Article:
In part 1 of this mini series on How Not To Suck I talked about bragging. To brag or not to brag, that is the question. The simple answer is to ask what purpose any bragging would serve.
The only way to know that is to put yourself in the shoes of your prospect. Testimonials are a form of bragging, and even now with all the social proof we know works, there’s still a question mark over the use of testimonials.
For example, you don’t see testimonials on 99.99999999% of products in supermarkets (when did you ever see a testimonial on the side of a tin of beans?). But you DO see them on new products – although it’s not so ‘in-your-face’ (eg. “78 of 103 people said XYZ worked for them”).
And if you go to any major online shop, you’ll find reviews everywhere (another form of bragging – especially when they’ve been filtered in some way).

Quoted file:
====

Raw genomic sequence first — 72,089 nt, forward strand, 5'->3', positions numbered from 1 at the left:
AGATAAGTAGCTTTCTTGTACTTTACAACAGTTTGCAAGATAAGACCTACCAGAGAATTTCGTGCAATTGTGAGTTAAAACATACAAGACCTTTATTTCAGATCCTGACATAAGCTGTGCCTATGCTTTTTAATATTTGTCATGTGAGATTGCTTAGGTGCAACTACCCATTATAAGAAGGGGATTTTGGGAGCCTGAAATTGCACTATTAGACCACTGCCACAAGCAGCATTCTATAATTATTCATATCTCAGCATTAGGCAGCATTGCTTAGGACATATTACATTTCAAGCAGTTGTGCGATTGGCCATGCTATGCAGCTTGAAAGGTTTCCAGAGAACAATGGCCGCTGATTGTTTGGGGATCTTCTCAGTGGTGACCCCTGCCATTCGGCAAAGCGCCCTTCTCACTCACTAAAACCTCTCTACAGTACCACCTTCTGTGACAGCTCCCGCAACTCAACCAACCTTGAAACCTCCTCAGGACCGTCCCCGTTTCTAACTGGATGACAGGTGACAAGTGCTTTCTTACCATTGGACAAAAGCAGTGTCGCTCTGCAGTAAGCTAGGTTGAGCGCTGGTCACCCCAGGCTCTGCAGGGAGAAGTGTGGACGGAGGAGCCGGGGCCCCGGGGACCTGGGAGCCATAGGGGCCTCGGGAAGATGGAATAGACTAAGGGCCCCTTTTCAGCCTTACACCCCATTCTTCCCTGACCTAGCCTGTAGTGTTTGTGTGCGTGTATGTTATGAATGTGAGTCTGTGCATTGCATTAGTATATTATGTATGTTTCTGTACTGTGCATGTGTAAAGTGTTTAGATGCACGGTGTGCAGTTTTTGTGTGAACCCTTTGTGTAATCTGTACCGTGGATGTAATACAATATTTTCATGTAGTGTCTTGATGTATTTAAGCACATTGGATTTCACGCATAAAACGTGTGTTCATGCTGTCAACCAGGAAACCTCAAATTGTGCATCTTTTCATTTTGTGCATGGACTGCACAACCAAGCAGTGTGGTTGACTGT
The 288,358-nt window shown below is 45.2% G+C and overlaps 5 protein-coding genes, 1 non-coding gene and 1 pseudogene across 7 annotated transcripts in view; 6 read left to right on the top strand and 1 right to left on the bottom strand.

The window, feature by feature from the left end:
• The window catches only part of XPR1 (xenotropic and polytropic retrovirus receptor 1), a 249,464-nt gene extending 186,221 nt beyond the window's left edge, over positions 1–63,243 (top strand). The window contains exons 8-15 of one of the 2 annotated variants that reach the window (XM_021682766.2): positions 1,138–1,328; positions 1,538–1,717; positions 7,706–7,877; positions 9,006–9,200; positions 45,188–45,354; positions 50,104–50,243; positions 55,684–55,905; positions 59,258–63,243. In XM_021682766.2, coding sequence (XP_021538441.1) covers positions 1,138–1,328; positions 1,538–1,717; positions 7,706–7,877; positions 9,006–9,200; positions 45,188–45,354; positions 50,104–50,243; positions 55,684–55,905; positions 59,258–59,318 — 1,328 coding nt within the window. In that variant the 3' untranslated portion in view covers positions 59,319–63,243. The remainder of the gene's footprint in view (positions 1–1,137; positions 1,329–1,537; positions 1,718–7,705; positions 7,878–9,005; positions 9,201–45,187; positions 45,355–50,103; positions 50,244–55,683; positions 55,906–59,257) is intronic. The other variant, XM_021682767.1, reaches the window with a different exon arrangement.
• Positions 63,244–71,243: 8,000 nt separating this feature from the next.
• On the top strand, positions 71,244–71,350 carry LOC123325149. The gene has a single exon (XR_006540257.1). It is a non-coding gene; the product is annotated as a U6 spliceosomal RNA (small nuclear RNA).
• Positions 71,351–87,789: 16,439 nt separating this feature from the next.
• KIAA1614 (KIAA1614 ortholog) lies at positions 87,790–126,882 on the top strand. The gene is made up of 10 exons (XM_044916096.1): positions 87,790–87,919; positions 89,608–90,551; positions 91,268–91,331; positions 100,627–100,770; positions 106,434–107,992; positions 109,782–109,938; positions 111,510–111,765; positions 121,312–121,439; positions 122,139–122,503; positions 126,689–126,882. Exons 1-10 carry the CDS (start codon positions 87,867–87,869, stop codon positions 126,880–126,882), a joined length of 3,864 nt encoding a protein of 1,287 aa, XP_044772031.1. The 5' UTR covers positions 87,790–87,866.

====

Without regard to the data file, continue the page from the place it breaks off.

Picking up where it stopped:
My point is, bragging is vital, but needs careful thought. We’re all looking for short-cuts (it’s in our DNA to be economical with energy) and the fastest short-cut to decision making is to ask the audience.
So what ‘careful thought’ do you need? It’s the same answer – ask the audience. That’s what we’re doing when we check out a product and look at its reviews, so when deciding what testimonials will work best (or any other sort of bragging), we ask our audience.
If their top desire is to own a supercar no matter what it takes, then we need testimonials from people who used our system to get themselves a supercar (our bragging now acts as proof, and is acceptable because the proof is from 3rd parties).
If their top desire is to find a copywriter who can write sales copy that converts better than their current copy, then we need testimonials from people whose purpose was the same.
To cut a long story short, if your testimonials (or bragging) are not aligned with the purpose of your prospects, no one will hear it (and always prefer 3rd party bragging over doing it yourself).
Read part 3 here.